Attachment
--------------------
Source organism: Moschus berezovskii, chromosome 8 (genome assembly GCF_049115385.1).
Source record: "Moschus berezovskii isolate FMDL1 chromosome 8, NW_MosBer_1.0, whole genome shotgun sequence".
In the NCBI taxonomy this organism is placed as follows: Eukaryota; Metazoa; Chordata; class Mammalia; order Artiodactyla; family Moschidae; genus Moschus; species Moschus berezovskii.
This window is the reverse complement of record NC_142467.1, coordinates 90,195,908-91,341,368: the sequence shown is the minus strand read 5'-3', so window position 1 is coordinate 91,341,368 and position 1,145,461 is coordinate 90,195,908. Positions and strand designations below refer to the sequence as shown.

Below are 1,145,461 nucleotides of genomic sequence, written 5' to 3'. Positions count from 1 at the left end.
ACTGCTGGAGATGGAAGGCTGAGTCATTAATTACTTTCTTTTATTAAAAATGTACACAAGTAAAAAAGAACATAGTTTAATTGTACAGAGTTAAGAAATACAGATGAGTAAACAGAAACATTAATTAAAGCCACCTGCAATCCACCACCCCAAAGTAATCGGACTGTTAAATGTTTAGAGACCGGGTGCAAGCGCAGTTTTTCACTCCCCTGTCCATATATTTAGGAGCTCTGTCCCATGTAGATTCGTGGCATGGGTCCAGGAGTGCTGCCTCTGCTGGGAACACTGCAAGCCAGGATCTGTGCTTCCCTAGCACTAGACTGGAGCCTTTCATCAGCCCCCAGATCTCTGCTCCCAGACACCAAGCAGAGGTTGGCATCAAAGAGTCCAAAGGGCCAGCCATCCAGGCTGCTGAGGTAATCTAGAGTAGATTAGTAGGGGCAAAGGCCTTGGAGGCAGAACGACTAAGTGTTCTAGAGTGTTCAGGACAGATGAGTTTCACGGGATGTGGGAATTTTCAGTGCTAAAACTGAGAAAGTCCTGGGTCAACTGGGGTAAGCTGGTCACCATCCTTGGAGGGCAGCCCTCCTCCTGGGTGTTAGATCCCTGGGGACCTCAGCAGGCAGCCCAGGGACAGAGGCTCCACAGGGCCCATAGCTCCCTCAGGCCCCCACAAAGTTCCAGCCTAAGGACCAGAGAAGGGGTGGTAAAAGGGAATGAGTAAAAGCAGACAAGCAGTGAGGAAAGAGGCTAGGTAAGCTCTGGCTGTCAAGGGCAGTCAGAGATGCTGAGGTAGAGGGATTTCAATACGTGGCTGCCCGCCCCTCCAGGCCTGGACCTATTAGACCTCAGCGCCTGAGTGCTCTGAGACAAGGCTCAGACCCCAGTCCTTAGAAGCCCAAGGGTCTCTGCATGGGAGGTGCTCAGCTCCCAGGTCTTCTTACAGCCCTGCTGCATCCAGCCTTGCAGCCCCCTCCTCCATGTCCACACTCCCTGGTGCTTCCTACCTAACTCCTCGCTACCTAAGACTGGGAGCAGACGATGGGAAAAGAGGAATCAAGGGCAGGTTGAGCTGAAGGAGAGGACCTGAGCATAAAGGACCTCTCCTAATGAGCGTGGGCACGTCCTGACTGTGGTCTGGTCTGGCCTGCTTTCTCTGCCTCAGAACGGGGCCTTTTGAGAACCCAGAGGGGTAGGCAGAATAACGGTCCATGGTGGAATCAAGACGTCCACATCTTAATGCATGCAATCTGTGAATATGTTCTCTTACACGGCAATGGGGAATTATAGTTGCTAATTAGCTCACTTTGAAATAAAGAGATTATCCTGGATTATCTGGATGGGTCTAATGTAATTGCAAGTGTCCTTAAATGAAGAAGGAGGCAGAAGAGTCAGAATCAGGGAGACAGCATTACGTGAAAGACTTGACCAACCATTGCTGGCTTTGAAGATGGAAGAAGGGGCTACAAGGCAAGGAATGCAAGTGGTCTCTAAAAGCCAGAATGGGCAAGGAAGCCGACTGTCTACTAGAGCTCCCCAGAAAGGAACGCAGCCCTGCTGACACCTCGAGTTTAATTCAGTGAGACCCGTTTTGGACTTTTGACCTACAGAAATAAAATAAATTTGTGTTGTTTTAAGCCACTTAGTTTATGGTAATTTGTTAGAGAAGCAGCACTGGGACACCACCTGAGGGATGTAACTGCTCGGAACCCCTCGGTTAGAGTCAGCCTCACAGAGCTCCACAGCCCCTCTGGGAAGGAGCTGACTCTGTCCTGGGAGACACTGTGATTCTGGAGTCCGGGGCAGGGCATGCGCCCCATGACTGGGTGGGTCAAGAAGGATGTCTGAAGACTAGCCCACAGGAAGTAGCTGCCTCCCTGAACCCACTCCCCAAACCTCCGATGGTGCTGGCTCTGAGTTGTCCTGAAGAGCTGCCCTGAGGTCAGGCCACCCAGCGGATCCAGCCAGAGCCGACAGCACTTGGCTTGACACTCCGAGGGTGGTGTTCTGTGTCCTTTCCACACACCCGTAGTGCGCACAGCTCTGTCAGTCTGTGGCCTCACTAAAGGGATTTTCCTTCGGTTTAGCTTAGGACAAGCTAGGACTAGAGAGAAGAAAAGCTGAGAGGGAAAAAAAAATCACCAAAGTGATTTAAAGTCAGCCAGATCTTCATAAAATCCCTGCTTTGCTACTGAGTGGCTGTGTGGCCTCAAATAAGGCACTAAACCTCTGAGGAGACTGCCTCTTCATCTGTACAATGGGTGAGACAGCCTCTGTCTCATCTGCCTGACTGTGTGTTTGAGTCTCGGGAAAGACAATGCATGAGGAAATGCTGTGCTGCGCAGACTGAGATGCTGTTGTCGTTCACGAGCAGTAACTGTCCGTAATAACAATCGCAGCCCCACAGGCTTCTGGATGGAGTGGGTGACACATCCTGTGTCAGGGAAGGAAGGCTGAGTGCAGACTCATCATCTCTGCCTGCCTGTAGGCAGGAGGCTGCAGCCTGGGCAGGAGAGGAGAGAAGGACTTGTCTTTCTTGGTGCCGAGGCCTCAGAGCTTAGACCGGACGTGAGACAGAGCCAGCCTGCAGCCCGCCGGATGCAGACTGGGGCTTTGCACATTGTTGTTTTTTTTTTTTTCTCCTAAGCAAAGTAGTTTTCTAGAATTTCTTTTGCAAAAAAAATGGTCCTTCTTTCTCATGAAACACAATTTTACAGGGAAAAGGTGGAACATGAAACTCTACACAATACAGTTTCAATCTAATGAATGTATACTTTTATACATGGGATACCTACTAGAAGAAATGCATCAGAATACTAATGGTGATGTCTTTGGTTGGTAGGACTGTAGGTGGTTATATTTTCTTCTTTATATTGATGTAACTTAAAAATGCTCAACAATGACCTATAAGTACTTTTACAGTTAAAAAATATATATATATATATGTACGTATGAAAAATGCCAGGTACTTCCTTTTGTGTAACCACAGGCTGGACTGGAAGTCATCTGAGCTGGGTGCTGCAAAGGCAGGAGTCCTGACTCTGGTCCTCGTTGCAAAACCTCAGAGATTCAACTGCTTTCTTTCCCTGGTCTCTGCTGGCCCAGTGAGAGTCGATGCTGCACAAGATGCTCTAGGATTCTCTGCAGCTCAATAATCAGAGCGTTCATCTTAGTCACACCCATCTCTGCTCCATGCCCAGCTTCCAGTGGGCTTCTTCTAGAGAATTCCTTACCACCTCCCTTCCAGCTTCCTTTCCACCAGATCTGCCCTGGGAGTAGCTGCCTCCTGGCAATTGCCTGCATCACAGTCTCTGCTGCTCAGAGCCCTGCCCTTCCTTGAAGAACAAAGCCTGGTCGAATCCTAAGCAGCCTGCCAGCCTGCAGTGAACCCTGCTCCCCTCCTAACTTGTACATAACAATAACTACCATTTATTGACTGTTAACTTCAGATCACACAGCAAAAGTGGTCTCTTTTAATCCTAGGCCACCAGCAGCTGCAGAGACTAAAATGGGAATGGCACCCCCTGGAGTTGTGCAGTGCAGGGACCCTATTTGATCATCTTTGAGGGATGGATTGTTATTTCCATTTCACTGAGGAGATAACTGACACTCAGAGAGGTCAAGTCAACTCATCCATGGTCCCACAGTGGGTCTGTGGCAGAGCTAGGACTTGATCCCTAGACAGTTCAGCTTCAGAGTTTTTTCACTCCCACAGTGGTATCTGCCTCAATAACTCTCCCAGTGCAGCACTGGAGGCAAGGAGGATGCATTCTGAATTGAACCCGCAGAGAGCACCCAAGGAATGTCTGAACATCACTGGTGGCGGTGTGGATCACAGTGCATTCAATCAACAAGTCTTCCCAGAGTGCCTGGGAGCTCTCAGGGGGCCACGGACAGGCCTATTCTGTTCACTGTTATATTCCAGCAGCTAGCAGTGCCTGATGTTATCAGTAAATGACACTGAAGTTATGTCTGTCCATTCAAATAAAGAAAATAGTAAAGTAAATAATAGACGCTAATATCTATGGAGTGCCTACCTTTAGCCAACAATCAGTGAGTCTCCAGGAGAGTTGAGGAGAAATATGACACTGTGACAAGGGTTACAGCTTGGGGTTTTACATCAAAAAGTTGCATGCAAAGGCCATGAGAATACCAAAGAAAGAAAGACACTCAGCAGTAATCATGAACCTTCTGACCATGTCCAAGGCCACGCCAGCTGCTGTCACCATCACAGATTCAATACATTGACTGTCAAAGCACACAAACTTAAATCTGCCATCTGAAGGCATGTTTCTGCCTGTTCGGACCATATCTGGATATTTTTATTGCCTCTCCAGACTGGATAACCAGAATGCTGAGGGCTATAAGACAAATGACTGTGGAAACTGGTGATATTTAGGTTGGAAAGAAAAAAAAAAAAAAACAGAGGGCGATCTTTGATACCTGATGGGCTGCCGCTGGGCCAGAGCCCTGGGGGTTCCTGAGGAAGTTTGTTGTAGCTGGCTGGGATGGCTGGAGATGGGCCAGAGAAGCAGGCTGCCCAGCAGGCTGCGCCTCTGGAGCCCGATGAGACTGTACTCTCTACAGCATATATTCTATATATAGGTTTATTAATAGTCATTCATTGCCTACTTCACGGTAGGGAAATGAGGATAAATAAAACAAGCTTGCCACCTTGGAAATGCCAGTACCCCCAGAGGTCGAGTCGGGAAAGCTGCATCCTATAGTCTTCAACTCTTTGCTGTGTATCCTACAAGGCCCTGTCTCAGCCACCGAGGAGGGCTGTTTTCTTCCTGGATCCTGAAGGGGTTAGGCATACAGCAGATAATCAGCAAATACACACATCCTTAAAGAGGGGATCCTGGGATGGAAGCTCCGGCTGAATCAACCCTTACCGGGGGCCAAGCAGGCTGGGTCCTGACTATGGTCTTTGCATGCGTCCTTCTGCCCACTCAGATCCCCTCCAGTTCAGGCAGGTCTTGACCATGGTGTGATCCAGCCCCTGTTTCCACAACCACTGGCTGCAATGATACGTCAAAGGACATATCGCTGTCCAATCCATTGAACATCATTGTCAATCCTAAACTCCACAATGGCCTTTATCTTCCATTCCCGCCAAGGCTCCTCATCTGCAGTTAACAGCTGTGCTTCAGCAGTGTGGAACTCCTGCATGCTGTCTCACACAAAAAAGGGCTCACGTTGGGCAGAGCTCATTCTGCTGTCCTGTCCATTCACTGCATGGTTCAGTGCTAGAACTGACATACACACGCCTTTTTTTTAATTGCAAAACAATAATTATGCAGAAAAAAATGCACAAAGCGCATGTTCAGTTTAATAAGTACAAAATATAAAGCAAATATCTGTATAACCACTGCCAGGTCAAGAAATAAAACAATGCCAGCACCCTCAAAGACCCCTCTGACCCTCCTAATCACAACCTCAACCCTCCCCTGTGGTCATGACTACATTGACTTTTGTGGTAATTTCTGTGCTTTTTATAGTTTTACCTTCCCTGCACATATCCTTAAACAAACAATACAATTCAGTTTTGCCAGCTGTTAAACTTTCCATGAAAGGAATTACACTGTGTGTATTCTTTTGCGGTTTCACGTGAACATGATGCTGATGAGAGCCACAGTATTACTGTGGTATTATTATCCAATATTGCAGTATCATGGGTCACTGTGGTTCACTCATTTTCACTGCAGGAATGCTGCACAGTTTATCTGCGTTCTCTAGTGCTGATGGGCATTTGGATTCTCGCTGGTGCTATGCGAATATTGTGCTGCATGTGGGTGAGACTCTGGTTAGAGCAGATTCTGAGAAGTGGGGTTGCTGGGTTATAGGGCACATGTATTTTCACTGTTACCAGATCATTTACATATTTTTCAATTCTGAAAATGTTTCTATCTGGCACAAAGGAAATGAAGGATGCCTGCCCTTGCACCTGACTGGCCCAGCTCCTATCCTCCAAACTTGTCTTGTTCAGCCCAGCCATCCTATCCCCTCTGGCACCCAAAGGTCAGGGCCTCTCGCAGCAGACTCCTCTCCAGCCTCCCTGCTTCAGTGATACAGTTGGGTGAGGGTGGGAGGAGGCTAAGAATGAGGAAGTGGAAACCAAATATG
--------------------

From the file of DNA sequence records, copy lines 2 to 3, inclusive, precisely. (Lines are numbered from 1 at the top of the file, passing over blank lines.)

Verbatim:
Source record: "Moschus berezovskii isolate FMDL1 chromosome 8, NW_MosBer_1.0, whole genome shotgun sequence".
In the NCBI taxonomy this organism is placed as follows: Eukaryota; Metazoa; Chordata; class Mammalia; order Artiodactyla; family Moschidae; genus Moschus; species Moschus berezovskii.